Tribune sticks with homer, accepts Zell's $8.2 bil bid

Chicagoan matched Broad-Burkle

A Chicago billionaire beat a pair of local entrepreneurs with an $8.2 billion bid that has captured the Windy City parent of the Los Angeles Times — for now.

Los Angeles-based billionaire financiers Eli Broad and Ron Burkle still could dig deeper and up their offer for Tribune, though the media group's board Monday announced its acceptance of a bid by real estate tycoon Sam Zell.

Zell and the Broad-Burkle camps each rejiggered their offers once previously, with the former ultimately holding sway Sunday after agreeing to match a $34-per-share offer from the latter.

In separate moves also announced Monday, Tribune said it will seek buyers for baseball's Chicago Cubs and a 25% stake in Comcast SportsNet Chicago by year's end. Estimates value the Cubs at north of $600 million, and Tribune said it will use proceeds to pay down debt.

Zell's bid involves a personal investment of $315 million and the use of an employee stock-ownership plan and accompanying tax breaks. The ESOP would become the majority stakeholder once the company is taken private and the transaction completed in the second quarter.

A colorful businessman with no media experience who sold his real estate company to the Blackstone Group for $23 billion in February, Zell would become chairman of Tribune, the nation's second-largest media group after Gannett. He is entitled to purchase 40% of existing common shares as part of the transaction. Dennis FitzSimons will remain CEO and a member of the board.

Tribune owns 11 newspapers and 23 TV stations. The company has been conducting a strategic review since September under prompting from Los Angeles' Chandler family — former Times owners and continuing Tribune shareholders.

The Chandlers, who control a 20% stake in Tribune, reportedly have agreed to back the bid from Zell, who would get a relatively modest $25 million breakup fee if the company decides not to complete the transaction for any reason. If completed, the transaction would leave the company with an estimated $13 billion in debt.

Tribune had set deadlines of Dec. 31 and then March 31 for completing its strategic review. In the end, officials expressed pleasure with results of the extended process.

"The strategic review process was rigorous and thorough," said William Osborn, the Tribune director who supervised the review. "We determined that this course of action provides the greatest certainty for achieving the highest value for all shareholders and is in the best interest of investors and employees."

Critics of Tribune's owning TV stations and newspapers in the same individual markets, including Los Angeles, pledged to oppose regulatory approval of the Zell sale.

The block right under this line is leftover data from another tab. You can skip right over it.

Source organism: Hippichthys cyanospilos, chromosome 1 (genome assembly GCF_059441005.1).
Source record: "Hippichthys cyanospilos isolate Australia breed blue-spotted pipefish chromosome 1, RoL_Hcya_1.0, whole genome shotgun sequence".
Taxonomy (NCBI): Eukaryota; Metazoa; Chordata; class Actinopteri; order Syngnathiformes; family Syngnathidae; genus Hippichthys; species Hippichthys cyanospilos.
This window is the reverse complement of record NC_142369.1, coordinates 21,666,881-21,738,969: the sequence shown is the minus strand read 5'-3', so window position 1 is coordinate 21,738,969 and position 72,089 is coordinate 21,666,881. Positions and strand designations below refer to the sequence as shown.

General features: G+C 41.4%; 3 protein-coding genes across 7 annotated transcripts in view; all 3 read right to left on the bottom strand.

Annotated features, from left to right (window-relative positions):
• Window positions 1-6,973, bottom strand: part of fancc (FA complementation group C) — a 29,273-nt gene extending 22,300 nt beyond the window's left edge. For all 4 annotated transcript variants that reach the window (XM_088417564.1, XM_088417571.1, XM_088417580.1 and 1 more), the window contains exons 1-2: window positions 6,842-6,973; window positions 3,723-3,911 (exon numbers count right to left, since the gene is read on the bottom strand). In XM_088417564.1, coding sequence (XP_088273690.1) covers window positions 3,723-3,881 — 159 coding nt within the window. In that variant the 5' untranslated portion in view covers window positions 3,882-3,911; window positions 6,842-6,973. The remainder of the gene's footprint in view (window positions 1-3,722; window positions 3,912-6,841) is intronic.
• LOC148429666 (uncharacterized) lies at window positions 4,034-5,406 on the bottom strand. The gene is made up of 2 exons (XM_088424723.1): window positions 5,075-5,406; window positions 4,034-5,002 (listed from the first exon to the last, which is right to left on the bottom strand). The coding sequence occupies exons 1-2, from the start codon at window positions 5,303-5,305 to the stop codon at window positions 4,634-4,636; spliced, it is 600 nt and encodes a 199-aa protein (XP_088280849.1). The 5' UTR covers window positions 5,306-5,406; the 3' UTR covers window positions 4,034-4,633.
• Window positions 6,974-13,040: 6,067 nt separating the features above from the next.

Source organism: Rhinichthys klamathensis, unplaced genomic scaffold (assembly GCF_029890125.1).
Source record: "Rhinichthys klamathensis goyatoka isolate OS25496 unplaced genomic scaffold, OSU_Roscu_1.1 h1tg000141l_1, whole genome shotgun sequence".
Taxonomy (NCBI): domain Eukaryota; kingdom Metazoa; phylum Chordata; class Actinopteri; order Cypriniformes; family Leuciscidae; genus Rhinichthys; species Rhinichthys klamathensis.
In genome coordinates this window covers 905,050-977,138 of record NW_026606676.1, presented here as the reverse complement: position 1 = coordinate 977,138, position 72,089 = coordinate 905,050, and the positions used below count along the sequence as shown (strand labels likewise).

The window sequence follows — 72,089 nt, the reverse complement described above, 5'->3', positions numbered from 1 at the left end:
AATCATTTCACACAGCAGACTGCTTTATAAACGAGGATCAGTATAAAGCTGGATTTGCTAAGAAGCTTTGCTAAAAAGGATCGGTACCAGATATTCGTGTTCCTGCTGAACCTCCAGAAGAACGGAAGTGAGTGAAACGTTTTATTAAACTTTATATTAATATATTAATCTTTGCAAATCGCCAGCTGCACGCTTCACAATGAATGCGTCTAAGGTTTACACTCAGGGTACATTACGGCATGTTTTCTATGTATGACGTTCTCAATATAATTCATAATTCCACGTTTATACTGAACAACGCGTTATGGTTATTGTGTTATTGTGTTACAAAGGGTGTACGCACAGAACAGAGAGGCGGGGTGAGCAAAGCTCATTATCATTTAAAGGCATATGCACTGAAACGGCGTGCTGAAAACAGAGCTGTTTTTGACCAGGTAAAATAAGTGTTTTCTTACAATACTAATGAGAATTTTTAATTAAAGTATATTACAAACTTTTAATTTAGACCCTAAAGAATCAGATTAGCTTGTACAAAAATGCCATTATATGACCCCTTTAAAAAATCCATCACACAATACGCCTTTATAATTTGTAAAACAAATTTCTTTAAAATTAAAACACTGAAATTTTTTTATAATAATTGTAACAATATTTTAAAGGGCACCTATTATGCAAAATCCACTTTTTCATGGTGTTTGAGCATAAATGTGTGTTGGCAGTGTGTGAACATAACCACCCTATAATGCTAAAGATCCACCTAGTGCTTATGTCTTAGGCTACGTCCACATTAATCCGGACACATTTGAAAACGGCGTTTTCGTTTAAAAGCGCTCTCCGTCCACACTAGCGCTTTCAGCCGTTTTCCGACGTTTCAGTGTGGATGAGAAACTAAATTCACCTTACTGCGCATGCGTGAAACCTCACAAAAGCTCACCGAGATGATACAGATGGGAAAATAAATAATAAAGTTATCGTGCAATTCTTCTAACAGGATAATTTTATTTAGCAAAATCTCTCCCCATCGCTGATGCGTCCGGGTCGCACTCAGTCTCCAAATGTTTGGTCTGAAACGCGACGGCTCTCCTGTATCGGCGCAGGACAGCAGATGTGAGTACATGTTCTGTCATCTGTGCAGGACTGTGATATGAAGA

"I am delighted to be associated with Tribune Co., which I believe is a world-class publishing and broadcasting enterprise," Zell said. "As a long-term investor, I look forward to partnering with the management and employees as we build on the great heritage of Tribune Co."

Newspaper analyst John Morton of Morton Research said the Broad-Burkle bid essentially lost to the home team.

"Chicago won, let's put it that way," Morton said. "When this thing began, it was the intention of the Chicago-centric directors and management to keep this company whole, (and) they wanted it to continue more or less in its current form. I'm also sure they were attracted by the fact that Mr. Zell is from Chicago."

Since September, Los Angeles suitors, including David Geffen, had tried to buy the L.A. Times from Tribune in a more narrowly drawn transaction. But the newspaper contributes too much corporate cash flow for Tribune ever to consider such overtures seriously, Morton said.

Geffen told the Times on Monday that he still would be interested in buying the paper but didn't know if Zell would be willing to sell. Morton said Zell would be likely to keep Tribune's portfolio of businesses roughly intact, though he might be tempted to sell off selected broadcast assets deemed to be nonvital.

What the Zell deal might mean for the Times or its employees will take time to sort out. Under current Tribune management, newsroom layoffs at the newspaper have been so controversial as to prompt former editor Dean Baquet to resign in November.

Once installed as chairman, Zell's mission will be to exploit whatever synergy the Tribune mix of business has to offer in a manner more profitable than its previous owners. Tribune acquired the Times and the Times Mirror publishing group in 2000 on the premise it would serve as linchpin for a synergistic set of newspaper and broadcast properties.

But regulatory issues and other problems doomed the effort, and company shares have languished. Seven years later, all of Tribune has fetched about the same amount the company paid to acquire the much-smaller Times Mirror group.

Tribune shares surged 70 cents, or 2.2%, to close at $32.81 on Monday.
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